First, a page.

Various species of the whale order (Cetacea) are found all over the world: they live in both cold arctic seas and warm tropical waters. So, where did these neat creatures come to our planet? Some Northern epics explain it as follows: After completing the ocean, the creator of the world wanted to place the largest and most beautiful creature in it. Thus, whales came to our world. In other myths, whales are depicted as scary monsters. According to scientists, the ancestors of whales lived on land about 70 million years ago and gradually evolved to live in water.

Beluga whales (Beluga) are the only species of the genus Delphinapterus within the family Monodontidae of the order Cetacea. The other name of the species, Leucas, means "white". Belugas generally live in arctic and subarctic seas, but sometimes enter large rivers. This shows that belugas are suitable for living in both cold sea waters and warmer fresh waters.

Male belugas are on average 3.4 - 4.6 m long and weigh approximately 1500 kg. Female belugas are slightly shorter and lighter. Its body is spindle-shaped, which makes it easier to swim in water. The difference between belugas and other dolphins is that they do not have a dorsal fin. Instead of a dorsal fin, it has a protrusion in the same anatomical area. Scientists offer an evolutionary explanation for the development of a dorsal protrusion instead of a dorsal fin, as adaptation to under-ice environments or as a possible way of preserving heat. Again, a feature not found in any other whale, the cervical vertebrae of belugas are not fused together and the animal can partially move its head sideways and up and down. This feature makes it easier for belugas to hunt fish on the seabed, and at the same time, they break the ice that holds the surface of the water by lifting their heads and pressing it, helping them to get out from under the ice.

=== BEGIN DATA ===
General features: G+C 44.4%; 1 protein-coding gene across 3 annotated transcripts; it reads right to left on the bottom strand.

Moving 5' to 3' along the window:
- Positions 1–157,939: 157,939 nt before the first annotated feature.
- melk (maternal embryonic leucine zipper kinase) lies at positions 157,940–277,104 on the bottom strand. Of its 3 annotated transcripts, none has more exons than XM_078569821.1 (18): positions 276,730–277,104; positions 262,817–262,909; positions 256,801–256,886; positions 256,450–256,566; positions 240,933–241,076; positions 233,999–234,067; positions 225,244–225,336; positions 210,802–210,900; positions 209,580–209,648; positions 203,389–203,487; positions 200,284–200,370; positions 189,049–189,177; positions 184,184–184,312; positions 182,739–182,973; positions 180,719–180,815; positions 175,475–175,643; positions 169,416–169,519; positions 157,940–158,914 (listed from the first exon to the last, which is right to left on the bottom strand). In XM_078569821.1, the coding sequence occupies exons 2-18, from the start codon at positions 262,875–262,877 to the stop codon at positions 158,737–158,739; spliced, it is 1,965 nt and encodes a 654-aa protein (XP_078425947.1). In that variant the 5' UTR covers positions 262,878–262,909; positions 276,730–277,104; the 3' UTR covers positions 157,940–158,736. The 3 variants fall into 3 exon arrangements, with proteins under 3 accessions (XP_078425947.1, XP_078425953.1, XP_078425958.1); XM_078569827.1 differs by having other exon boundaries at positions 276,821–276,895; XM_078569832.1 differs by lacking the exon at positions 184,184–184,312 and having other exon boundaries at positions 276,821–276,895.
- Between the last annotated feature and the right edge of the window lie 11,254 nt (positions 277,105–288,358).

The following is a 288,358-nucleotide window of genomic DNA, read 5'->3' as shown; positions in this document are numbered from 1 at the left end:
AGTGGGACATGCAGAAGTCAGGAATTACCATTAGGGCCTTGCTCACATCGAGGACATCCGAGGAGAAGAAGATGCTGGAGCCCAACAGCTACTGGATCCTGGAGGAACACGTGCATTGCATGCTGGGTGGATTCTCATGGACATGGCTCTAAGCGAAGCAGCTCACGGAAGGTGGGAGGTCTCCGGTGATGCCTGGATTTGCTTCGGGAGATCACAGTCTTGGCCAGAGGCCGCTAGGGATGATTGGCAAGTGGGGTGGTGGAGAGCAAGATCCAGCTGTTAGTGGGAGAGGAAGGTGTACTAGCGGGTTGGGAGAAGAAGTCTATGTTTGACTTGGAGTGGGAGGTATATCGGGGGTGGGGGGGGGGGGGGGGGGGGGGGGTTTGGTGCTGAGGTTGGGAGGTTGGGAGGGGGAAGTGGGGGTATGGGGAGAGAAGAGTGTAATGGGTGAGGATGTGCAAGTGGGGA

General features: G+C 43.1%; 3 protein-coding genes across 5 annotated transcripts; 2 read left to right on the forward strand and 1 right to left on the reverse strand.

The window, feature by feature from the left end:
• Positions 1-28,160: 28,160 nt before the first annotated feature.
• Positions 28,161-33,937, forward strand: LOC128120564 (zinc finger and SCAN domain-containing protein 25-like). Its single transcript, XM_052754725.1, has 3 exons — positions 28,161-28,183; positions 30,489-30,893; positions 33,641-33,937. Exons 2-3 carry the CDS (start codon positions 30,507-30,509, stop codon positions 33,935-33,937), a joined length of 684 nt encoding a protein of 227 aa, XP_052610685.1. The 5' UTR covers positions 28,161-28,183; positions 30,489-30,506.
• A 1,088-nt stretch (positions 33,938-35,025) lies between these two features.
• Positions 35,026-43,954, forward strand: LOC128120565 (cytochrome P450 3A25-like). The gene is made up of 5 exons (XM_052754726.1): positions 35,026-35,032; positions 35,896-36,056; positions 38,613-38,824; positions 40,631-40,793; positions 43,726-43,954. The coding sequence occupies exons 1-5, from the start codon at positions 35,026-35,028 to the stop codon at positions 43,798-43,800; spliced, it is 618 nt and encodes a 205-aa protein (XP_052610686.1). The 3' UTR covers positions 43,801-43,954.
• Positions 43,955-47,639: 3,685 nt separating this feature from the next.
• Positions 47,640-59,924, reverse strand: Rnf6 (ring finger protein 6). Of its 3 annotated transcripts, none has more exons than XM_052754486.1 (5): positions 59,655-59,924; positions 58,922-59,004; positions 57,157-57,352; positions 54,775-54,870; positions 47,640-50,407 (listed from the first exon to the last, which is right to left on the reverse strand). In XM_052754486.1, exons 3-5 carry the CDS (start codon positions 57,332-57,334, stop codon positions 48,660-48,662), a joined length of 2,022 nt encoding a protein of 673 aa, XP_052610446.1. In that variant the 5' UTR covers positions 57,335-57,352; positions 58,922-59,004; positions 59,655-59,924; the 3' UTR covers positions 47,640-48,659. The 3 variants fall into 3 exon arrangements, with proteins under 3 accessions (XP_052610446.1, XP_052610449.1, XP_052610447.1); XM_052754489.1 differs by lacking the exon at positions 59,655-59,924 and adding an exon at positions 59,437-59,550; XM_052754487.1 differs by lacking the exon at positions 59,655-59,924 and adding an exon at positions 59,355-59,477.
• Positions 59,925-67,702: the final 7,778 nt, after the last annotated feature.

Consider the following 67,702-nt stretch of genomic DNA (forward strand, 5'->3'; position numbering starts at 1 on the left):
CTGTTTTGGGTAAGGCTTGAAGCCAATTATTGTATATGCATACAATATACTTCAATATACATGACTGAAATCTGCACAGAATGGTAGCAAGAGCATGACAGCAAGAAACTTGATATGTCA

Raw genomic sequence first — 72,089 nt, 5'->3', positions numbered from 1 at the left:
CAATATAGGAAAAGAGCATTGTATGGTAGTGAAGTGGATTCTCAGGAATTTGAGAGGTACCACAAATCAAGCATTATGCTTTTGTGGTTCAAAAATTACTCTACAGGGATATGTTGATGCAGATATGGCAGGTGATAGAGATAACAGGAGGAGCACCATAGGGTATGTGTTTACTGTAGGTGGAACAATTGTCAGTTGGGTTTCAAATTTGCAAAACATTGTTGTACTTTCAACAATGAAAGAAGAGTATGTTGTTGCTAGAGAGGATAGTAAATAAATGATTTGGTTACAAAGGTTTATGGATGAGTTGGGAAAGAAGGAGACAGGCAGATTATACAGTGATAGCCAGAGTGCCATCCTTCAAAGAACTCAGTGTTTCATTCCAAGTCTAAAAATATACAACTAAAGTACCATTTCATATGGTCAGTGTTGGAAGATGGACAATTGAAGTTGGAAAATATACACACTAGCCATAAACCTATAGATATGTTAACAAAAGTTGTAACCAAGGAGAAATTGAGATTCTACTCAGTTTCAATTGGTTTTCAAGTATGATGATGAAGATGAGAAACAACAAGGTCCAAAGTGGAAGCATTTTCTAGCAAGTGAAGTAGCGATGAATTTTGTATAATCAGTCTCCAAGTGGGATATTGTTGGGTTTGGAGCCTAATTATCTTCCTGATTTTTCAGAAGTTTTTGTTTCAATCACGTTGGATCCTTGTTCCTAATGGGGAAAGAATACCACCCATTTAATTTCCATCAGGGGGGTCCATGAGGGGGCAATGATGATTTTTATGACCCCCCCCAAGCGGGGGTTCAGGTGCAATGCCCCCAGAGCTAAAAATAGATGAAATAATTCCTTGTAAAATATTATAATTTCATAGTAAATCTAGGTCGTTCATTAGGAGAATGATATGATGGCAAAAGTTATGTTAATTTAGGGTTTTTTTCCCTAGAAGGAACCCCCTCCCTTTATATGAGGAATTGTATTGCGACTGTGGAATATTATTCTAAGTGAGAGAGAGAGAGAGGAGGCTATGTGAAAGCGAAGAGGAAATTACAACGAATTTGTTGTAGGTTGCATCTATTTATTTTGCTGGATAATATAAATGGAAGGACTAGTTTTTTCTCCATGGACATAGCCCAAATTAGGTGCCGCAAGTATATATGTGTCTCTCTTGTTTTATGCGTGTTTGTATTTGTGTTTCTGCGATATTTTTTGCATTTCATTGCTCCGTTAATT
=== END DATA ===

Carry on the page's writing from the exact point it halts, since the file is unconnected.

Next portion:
The head structure of belugas is different from all other whales because the forehead curve, called "bowler", is very prominent, round and soft. The reason for this dislocation is that the melon tissue, which is found in most toothed whales, including dolphins, is quite large in the beluga whale. The muscles around the bowel allow it to move. Belugas, like some other whales, have the ability to echolocate and use their forehead domes as a kind of sound lens. Echolocation ability is a very important feature to examine the surroundings in water that is not as clear as air. Belugas make a sound in which they hit an object and then bounce back. The bowler helps them focus on the sound they are making.

Although they do not have vocal cords, belugas make a wide range of sounds, including crackles, squeaks, shouts, whistles and bell-like sounds. Because of this diversity of sounds, herd animals can be compared to an orchestra tuning its instruments just before a concert. Because of this feature, belugas are called "sea canaries". They also use facial expressions and body movements in addition to voice to communicate. To do this, they can jump out of the water and flap the water with their front fins and tail.

One of the most striking social behaviors of belugas is helpfulness. While migrating as a flock, other herd members always protect those who are tired or sick and push them to the surface of the water to breathe. Next to the female beluga giving birth, there are always "midwives" who protect her surroundings (although they are called "midwives", these helpers can also be male belugas). Another interesting behavior is his fondness for games. Apart from eating and listening, they spend almost all their time playing. It has often been seen that belugas living in nature carry various objects on their backs and play with these objects. Belugas love to play with balls, floats and water. They squirt water from their mouths to attract people's attention.